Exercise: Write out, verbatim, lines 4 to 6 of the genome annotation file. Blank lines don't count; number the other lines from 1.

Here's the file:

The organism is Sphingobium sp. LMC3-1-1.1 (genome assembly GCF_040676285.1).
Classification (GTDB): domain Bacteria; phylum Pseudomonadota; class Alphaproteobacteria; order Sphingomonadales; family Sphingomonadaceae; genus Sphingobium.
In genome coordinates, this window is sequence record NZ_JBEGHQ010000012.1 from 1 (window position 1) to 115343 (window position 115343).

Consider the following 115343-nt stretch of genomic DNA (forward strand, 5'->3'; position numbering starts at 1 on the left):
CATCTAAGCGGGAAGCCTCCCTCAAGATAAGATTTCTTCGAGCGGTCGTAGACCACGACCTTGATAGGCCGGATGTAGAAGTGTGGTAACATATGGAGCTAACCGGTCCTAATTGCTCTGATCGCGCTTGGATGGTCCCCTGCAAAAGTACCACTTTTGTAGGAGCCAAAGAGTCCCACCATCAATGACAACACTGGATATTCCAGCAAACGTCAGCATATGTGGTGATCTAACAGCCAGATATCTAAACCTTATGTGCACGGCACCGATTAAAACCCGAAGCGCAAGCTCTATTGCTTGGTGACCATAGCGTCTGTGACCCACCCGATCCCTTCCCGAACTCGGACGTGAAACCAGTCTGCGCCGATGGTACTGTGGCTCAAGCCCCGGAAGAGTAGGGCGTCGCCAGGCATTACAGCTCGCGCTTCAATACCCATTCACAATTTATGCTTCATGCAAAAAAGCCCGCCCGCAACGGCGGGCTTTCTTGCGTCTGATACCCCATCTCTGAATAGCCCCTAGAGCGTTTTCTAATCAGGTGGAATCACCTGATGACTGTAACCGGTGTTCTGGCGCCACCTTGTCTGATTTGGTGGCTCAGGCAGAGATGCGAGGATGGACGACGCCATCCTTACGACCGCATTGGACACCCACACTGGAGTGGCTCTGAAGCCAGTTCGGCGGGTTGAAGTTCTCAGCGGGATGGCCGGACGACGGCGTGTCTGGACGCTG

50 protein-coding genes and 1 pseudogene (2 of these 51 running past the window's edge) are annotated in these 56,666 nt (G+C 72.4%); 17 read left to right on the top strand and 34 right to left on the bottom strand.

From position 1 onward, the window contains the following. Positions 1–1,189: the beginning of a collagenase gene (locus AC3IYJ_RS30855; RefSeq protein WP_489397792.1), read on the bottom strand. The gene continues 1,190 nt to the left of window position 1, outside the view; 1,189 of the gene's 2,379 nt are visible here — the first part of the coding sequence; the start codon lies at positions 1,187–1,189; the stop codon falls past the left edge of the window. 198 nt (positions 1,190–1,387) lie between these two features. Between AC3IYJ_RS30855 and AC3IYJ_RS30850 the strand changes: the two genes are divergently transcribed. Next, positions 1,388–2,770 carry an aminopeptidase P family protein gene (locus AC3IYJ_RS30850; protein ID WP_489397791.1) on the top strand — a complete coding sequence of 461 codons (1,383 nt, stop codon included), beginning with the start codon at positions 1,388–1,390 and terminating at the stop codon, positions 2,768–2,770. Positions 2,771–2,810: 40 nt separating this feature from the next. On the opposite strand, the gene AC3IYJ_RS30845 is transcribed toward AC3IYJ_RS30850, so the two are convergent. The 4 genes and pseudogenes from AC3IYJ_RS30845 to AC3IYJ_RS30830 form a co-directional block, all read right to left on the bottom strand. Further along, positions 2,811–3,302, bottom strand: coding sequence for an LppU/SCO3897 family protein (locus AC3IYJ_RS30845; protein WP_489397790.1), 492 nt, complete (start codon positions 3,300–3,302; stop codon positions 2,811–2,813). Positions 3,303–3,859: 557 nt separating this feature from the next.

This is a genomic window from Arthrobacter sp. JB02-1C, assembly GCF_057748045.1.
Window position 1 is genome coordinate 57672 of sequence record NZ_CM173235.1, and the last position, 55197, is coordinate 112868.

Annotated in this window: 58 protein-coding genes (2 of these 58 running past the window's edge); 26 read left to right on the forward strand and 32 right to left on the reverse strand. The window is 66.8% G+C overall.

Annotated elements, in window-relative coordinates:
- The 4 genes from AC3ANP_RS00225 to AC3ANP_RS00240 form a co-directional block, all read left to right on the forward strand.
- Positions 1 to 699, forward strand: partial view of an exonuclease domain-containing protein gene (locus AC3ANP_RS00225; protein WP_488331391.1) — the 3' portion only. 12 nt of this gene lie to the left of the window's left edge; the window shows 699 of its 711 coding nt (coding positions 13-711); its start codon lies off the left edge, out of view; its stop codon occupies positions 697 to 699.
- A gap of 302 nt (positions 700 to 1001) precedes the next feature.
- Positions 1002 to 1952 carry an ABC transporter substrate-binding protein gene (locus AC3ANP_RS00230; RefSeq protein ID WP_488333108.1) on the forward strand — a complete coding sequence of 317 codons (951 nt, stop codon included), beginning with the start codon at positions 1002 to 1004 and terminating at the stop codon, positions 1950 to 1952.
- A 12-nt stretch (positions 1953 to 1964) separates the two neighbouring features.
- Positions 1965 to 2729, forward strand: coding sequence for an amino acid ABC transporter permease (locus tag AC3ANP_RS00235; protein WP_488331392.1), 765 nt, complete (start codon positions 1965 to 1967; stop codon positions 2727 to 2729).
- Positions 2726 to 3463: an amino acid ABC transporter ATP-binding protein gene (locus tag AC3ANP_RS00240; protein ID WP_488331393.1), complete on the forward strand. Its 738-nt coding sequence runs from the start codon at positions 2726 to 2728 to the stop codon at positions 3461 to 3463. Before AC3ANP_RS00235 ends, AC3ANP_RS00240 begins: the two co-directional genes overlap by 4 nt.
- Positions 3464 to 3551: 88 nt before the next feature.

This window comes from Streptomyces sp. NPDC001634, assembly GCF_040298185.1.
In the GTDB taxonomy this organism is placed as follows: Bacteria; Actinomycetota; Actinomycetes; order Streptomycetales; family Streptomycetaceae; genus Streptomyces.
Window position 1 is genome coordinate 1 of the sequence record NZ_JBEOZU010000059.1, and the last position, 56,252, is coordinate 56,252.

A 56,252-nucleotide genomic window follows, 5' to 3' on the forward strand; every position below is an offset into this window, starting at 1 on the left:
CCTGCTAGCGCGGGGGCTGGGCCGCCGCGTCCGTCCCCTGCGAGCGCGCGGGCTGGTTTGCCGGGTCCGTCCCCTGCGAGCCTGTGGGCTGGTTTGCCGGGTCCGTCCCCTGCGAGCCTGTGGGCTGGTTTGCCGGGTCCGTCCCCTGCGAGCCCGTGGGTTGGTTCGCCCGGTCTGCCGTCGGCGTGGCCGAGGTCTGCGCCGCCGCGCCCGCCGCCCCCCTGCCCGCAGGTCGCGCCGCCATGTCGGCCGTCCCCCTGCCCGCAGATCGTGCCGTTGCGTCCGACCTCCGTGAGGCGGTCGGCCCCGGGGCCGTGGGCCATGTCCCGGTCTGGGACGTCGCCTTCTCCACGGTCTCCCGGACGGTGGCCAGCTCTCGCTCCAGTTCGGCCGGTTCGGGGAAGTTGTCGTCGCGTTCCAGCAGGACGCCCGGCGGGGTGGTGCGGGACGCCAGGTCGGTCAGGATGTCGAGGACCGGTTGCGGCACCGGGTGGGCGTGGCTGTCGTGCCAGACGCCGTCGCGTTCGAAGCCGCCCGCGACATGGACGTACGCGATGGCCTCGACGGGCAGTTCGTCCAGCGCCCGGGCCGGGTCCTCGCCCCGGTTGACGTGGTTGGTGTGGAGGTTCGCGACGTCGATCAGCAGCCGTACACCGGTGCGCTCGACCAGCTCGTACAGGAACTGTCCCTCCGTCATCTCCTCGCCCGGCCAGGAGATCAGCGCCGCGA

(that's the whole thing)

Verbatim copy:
Consider the following 115343-nt stretch of genomic DNA (forward strand, 5'->3'; position numbering starts at 1 on the left):
CATCTAAGCGGGAAGCCTCCCTCAAGATAAGATTTCTTCGAGCGGTCGTAGACCACGACCTTGATAGGCCGGATGTAGAAGTGTGGTAACATATGGAGCTAACCGGTCCTAATTGCTCTGATCGCGCTTGGATGGTCCCCTGCAAAAGTACCACTTTTGTAGGAGCCAAAGAGTCCCACCATCAATGACAACACTGGATATTCCAGCAAACGTCAGCATATGTGGTGATCTAACAGCCAGATATCTAAACCTTATGTGCACGGCACCGATTAAAACCCGAAGCGCAAGCTCTATTGCTTGGTGACCATAGCGTCTGTGACCCACCCGATCCCTTCCCGAACTCGGACGTGAAACCAGTCTGCGCCGATGGTACTGTGGCTCAAGCCCCGGAAGAGTAGGGCGTCGCCAGGCATTACAGCTCGCGCTTCAATACCCATTCACAATTTATGCTTCATGCAAAAAAGCCCGCCCGCAACGGCGGGCTTTCTTGCGTCTGATACCCCATCTCTGAATAGCCCCTAGAGCGTTTTCTAATCAGGTGGAATCACCTGATGACTGTAACCGGTGTTCTGGCGCCACCTTGTCTGATTTGGTGGCTCAGGCAGAGATGCGAGGATGGACGACGCCATCCTTACGACCGCATTGGACACCCACACTGGAGTGGCTCTGAAGCCAGTTCGGCGGGTTGAAGTTCTCAGCGGGATGGCCGGACGACGGCGTGTCTGGACGCTG

50 protein-coding genes and 1 pseudogene (2 of these 51 running past the window's edge) are annotated in these 56,666 nt (G+C 72.4%); 17 read left to right on the top strand and 34 right to left on the bottom strand.